Welcome to the first edition of #TBT! Starting today, on the second Thursday of each month, we’ll release a past celeb cover story from our print-only archives. For this first round, we’re throwin’ it back to winter 2016 and Black-ish’s Marcus Scribner.
By Andréa Butler| Photographed by Jim Cornfield| Hair/MUA by Marissa Cydya| Styled By Elizabeth Benzing and Ashta Hunter of Tomboy BKLYN
Marcus Scribner reps hard for the blerd scene — on screen and off. But he knows it’s through the characters he plays that he’s able to squash stereotypes for the masses. And that’s what he’s most proud of.
“The biggest thing in my entire room is a giant Darth Vader Fathead,” Marcus tells me when I ask for a virtual tour. “It’s stuck there, which makes me very happy ‘cause my parents can’t tell me I’m too old to have it anymore.”
Also among his collections: a custom-made, Kobe-branded, giant shoe box for storing his kicks; a gaming computer (for homework, too); and a TV connected to an Xbox and a Wii U. “In real life, I’m definitely a nerd,” he says referring to his love for Star Wars and all things video games. Recently, he even had the chance to attend the League of Legends World Championships, a sold-out event held at the Staples Center and dedicated to the computer game of the same name. It’s serious business, too — players from all over the world compete in group matches, quarterfinals, and semi-finals for the opportunity to battle it out in front of thousands of fans for the title of World Champion in the annual finals event.
Being ‘bout that blerd (Black nerd) life came honestly. His grandfather, an ancient mythology buff, thought naming his son (Marcus’s dad) Troy, after the famed city in The Illiad, where the Trojan War took place, would be the move. Then, it just became a thing. “My whole family, we have like a Greek and Roman name trend going on here,” Marcus says. His sister’s name is Athena, after the Greek goddess of wisdom, war, and the arts, and his dog’s name is Zeus, after the god of the gods. “He controls the house. Right now, he’s laying on my bed, staring me in the face like, ‘You better not sit here,’” Marcus jokes. “I have the name Marcus after Marcus Aurelius, who was a Roman king who derived his name from Mars, which is the Roman god of war — pretty bad A in my opinion.”
And since you’ve got to be “pretty bad A” to kick some, I don’t hesitate to point out to him that this has to be a solid sign from the universe about the fate of his dream role: to play a superhero. “Playing a superhero in a movie would be sick! I already have my power picked out,” he says. “I would have telekinesis. It would go down in history as the best superhero movie ever.”
For now, though, Marcus is happy to forgo moving things with his mind to moving progress forward through his art, combating stereotypes and forcing the mainstream to recognize the existence of blerd culture. “We have a voice, and we are here,” he says. And he makes that very clear in his portrayal of Andre, Jr. on Black-ish. There, Marcus keeps it real as a Black teen who’s obsessed with video games, superheroes, and comic books — a far cry from the oh-so-basic and biased cliché we typically see of Black guys as dangerous criminals, drug dealers, or all around “bad” dudes. “It’s definitely something that I’m super proud of, especially with how the character has been developing. I feel like it’s something that a lot of people can identify with and understand where Andre, Jr. is coming from.”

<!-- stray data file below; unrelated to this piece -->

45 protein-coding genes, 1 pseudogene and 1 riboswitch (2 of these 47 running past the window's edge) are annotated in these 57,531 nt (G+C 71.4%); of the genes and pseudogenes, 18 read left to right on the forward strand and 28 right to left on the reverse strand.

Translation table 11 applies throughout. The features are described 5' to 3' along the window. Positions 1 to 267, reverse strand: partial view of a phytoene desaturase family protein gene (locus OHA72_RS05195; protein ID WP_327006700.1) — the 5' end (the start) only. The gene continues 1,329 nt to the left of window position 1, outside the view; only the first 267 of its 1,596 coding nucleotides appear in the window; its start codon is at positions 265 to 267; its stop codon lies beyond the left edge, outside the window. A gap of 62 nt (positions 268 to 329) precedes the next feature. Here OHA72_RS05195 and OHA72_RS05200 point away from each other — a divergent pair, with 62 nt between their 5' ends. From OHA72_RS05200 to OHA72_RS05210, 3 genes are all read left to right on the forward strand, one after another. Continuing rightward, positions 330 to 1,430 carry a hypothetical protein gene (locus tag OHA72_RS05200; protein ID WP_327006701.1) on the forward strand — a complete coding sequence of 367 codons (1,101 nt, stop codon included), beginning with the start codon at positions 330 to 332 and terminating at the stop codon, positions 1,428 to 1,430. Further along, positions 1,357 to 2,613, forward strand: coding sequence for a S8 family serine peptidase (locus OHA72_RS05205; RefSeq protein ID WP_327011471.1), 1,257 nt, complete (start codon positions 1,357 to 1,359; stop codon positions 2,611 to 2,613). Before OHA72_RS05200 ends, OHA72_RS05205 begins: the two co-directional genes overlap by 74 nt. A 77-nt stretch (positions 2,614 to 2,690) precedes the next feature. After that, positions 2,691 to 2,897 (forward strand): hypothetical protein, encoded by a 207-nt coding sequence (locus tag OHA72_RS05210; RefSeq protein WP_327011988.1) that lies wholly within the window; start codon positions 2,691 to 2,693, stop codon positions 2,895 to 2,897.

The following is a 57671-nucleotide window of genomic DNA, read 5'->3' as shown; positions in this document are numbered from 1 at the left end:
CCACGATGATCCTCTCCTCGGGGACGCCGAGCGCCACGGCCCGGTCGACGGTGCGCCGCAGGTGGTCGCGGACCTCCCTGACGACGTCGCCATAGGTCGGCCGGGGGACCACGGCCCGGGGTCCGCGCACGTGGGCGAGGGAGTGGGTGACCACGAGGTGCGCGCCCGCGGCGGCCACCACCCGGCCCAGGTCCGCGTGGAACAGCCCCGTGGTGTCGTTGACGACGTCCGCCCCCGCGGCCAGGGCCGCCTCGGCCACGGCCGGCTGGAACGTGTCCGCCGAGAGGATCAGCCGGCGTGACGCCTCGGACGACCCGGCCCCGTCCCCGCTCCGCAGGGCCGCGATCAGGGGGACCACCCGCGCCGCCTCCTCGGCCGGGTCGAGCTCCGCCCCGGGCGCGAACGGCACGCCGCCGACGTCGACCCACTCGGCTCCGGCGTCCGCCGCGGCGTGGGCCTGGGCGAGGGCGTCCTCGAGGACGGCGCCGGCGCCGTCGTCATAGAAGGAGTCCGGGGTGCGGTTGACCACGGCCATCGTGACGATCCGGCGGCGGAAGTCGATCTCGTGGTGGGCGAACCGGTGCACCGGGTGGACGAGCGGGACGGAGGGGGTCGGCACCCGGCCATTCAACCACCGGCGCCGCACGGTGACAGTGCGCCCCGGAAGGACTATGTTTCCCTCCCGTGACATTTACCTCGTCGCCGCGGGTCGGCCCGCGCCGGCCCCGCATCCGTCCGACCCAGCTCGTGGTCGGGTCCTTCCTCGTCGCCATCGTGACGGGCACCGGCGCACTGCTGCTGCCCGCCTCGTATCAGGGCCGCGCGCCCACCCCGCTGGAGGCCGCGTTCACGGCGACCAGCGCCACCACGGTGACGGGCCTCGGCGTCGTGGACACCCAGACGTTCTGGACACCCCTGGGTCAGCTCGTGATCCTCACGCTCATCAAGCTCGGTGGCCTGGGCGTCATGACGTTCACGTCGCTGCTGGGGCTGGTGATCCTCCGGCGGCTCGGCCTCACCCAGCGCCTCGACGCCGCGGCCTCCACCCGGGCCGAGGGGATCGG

This month, Marcus’s big-screen debut as Darius in Alexander IRL will continue that trend. “[Darius] is definitely a bit of a nerd. He hangs out with the main character. They all love playing video games. They know how to code. They know how to hack,” he says.
Centering around the antics of a tech-savvy squad as they work toward creating an app that will monitor cell phone use — the app will shut down phones when said phones reach a certain amount of time used — Alexander IRL is all about truly living IRL and disconnecting from time to time to experience the world beyond your screen. “Getting to play a character who’s super smart and able to do those kinds of things is just yet another positive Black influence.”
In his own real life, Marcus has no problem trying new things and making the most of each day — whether it’s walking Zeus, playing basketball, or sampling some good food. “I love food,” he says. “And it doesn’t’ just stop at normal food. I will try any types of food.”
And fried crickets. (“They taste like hashbrowns,” he says.)
“I definitely could not see myself eating those on a daily basis — or ever again — but they weren’t bad. I will say that.”
What he does see himself continuing, though, is his work with various organizations, such as the Reserve Protection Agency, a foundation based in South Africa that helps protect rhinos from poaching. As the RPA’s Chief of Youth Innovation, Marcus is tasked with empowering kids and teens to take action on the part of wildlife conservation. In addition to that, he’s the first Youth Advocacy Ambassador for the Sandals Foundation. “I was really adamant about working with kids and animals and helping people throughout the Caribbean areas.” So, instead of globe-trotting just for vacay, Marcus has set about visiting animal shelters and schools in Jamaica. “I read to a bunch of kids, which was amazing,” he says. “They all grouped up and gave me the biggest group hug ever!”
Obvi, Marcus is straight up #lifegoals right now, and in the coming years, he plans to stay on that visionary grind. “I feel like the more you can do with your platform, the better that you’re helping the world.”
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